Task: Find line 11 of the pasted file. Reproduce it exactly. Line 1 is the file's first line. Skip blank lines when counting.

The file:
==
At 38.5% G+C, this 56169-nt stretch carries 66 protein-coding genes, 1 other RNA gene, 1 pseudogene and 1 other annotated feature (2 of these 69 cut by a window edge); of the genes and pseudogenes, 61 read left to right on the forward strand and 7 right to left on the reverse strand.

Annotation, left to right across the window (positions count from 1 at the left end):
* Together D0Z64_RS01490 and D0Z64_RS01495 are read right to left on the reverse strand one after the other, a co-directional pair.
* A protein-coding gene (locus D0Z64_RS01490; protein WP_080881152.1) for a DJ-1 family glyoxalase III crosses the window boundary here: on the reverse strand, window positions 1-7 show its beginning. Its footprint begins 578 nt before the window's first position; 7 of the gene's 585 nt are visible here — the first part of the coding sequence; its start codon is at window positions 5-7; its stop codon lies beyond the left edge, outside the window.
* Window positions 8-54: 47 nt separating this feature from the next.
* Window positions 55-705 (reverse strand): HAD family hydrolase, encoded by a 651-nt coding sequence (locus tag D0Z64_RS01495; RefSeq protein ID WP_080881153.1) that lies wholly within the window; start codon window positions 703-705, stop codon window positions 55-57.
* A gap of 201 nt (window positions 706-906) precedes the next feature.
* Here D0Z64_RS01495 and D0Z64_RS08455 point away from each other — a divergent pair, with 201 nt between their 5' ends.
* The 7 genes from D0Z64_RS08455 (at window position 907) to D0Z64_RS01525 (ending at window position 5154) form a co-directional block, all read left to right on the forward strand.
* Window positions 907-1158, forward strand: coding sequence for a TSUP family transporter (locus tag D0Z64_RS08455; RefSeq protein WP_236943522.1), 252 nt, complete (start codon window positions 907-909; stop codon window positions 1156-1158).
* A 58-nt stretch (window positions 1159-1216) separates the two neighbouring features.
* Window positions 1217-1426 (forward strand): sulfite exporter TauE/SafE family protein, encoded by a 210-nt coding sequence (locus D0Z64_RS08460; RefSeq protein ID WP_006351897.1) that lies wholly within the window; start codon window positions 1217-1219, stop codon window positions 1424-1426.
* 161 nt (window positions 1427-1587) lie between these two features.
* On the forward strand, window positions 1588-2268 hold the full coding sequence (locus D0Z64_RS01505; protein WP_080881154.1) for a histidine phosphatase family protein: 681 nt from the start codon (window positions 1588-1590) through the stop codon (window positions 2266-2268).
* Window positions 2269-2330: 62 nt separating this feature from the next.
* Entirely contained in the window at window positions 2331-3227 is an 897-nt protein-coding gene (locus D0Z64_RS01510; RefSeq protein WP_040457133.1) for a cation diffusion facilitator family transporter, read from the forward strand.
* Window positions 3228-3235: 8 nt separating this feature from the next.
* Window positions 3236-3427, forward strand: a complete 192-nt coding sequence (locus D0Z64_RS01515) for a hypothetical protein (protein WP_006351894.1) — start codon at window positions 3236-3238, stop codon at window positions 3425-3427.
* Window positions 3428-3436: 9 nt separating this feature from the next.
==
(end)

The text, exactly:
* A 58-nt stretch (window positions 1159-1216) separates the two neighbouring features.